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Heart palpitations are experienced by both men and women. Palpitations are common and generally caused by anxiety, stress and perimenopause but they can indicate a serious medical problem such as underlying heart disease or an abnormal heart structure.

What Heart Palpitations Feel Like

Heart palpitations are described by those who experience them in several different ways such as:

  • There is a pounding or fluttering in the chest.
  • The heart is doing a flip-flop.
  • The heart is skipping or missing a beat.
  • The heart is racing.
  • There is an extra heartbeat.
  • The heart is beating in the neck.

Triggers of Heart Palpitations

Though heart palpitations do not always indicate a severe health problem they can be uncomfortable and, over time, can pose some threats to your health. For this reason it is important to recognize some of the triggers of heart palpitations:

  • Exercise,
  • Stress, anxiety, or fear,
  • Smoking,
  • Alcohol,
  • Too much caffeine from coffee, colas, or tea,
  • Anemia,
  • Heart problems, such as mitral valve prolapse,
  • Thyroid problems,
  • Medicines, such as diet pills and decongestants, or overdoses of such medicines as theophylline ,and antidepressants, and diuretics (such as Lasix or hydrochlorothiazide),
  • Premenstrual syndrome (PMS) or perimenopause,
  • Lack of certain vitamins or minerals, or
  • Low blood sugar, or an insulin reaction in diabetics.

Some of these triggers can be minimized by avoiding or reducing the intensity and/or frequency of certain activities or circumstances. For those situations that are beyond your control, such as PMS, it is important to keep track of your symptoms to make sure that they are just part of your normal functioning. Even in these ‘normal’ scenarios it is important to inform your doctor of your palpitations.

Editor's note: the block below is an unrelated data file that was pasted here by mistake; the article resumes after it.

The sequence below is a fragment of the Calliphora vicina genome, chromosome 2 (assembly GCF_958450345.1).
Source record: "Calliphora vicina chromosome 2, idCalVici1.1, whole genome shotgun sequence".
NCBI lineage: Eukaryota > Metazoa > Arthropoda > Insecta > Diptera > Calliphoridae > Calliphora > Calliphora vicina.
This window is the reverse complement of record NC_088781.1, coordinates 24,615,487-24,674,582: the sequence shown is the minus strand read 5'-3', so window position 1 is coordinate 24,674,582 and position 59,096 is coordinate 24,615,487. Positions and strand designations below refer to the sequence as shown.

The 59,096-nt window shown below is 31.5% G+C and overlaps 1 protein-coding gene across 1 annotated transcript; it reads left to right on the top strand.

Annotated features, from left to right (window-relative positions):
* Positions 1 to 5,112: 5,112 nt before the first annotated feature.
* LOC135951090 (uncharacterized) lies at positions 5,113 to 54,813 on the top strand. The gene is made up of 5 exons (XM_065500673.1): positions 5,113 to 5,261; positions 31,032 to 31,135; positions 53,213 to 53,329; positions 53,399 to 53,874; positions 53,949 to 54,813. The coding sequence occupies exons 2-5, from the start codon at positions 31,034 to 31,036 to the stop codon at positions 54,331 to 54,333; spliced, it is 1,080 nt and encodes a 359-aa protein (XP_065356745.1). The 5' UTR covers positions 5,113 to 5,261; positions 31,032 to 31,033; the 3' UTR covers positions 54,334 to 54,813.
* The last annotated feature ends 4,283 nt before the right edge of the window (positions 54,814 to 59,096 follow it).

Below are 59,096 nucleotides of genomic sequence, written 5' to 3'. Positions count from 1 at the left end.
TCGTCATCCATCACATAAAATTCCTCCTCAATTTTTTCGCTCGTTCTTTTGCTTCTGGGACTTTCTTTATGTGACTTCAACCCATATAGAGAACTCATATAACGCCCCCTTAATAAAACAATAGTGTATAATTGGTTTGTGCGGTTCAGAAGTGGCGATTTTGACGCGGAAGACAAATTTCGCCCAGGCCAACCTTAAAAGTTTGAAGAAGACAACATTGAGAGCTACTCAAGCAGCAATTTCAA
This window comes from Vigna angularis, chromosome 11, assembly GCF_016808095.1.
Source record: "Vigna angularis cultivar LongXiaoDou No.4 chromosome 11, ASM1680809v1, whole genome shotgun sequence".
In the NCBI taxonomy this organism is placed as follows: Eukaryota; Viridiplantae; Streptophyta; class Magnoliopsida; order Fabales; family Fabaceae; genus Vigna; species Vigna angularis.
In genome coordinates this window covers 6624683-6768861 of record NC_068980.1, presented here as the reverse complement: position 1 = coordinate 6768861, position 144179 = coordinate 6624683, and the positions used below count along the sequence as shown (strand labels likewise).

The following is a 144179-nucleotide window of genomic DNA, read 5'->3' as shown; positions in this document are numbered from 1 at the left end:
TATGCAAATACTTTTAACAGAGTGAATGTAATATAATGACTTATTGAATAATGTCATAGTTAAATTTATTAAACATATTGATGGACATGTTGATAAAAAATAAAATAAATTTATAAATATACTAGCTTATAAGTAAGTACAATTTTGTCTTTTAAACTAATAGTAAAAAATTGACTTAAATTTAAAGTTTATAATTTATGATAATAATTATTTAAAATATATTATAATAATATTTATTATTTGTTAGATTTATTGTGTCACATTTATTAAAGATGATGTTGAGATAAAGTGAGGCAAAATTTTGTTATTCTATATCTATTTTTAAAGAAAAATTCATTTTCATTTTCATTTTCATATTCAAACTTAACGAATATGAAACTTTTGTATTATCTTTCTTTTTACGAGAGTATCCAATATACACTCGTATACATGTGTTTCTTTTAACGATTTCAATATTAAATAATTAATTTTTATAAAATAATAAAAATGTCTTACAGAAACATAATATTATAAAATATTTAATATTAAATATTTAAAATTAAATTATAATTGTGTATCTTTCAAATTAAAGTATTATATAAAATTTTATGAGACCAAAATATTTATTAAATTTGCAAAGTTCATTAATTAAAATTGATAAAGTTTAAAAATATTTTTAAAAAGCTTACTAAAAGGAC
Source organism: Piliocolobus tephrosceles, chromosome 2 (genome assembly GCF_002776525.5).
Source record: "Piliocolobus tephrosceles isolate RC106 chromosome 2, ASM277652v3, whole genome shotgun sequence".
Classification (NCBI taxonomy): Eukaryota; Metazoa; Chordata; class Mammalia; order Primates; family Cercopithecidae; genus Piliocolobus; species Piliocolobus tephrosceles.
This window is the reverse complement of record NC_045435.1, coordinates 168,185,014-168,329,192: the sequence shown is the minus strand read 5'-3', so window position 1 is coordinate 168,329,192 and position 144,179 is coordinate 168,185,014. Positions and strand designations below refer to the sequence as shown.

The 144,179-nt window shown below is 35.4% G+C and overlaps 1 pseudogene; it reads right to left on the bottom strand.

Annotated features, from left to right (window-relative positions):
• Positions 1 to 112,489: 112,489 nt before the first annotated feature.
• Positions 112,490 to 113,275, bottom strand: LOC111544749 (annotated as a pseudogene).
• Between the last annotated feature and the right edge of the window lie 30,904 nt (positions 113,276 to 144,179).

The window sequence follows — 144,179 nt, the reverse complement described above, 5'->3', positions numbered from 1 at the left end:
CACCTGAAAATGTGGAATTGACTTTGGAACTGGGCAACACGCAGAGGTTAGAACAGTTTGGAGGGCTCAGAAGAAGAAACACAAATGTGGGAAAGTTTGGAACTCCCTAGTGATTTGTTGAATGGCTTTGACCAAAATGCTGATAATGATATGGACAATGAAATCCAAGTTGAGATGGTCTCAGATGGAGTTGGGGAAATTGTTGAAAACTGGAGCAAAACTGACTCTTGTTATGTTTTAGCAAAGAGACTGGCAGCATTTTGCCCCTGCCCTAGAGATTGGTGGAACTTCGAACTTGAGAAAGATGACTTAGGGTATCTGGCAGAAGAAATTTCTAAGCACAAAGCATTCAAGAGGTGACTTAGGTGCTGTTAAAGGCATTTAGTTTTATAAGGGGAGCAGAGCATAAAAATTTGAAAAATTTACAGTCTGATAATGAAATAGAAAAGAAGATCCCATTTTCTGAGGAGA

Talk to Your Doctor

When you report your palpitations to your healthcare provider he or she may want to examine you to try to determine the cause of your symptoms. He or she may find that there is no health problem associated with your palpitations but even then it will be important and helpful in the future for this information to be on your medical records.

Common Recommendations

If your healthcare provider does think that you should receive treatment for you palpitations he or she may recommend one or all of the following:

  • Drink less coffee or alcohol, or none at all.
  • Try to reduce the stress in your life.
  • Take certain medications, such as beta blockers.

Get Medical Attention Right Away If…

There are some instances in which it is imperative that you seek medical attention right away such as:

  • Fainting or passing out.
  • You also have sweating, shortness of breath, lightheadedness, nausea, vomiting, or pain in teh chest, arm, back, or jaw.
  • You have palpitations that last a few hours.
  • They occur often.

These symptoms may indicate that you are having a more serious health problem.

Palpitations and Menopause

It is not uncommon for women who are about to enter or are in the midst of menopause to report heart palpitations. Doctors are not yet sure why palpitations sometimes occur with menopause, but one theory is that varying hormone levels stimulate the heart differently causing occasional unusual rhythms. Talk with your healthcare provider about these and other symptoms of menopause.

For more information:

Go to the Women’s Health health topic.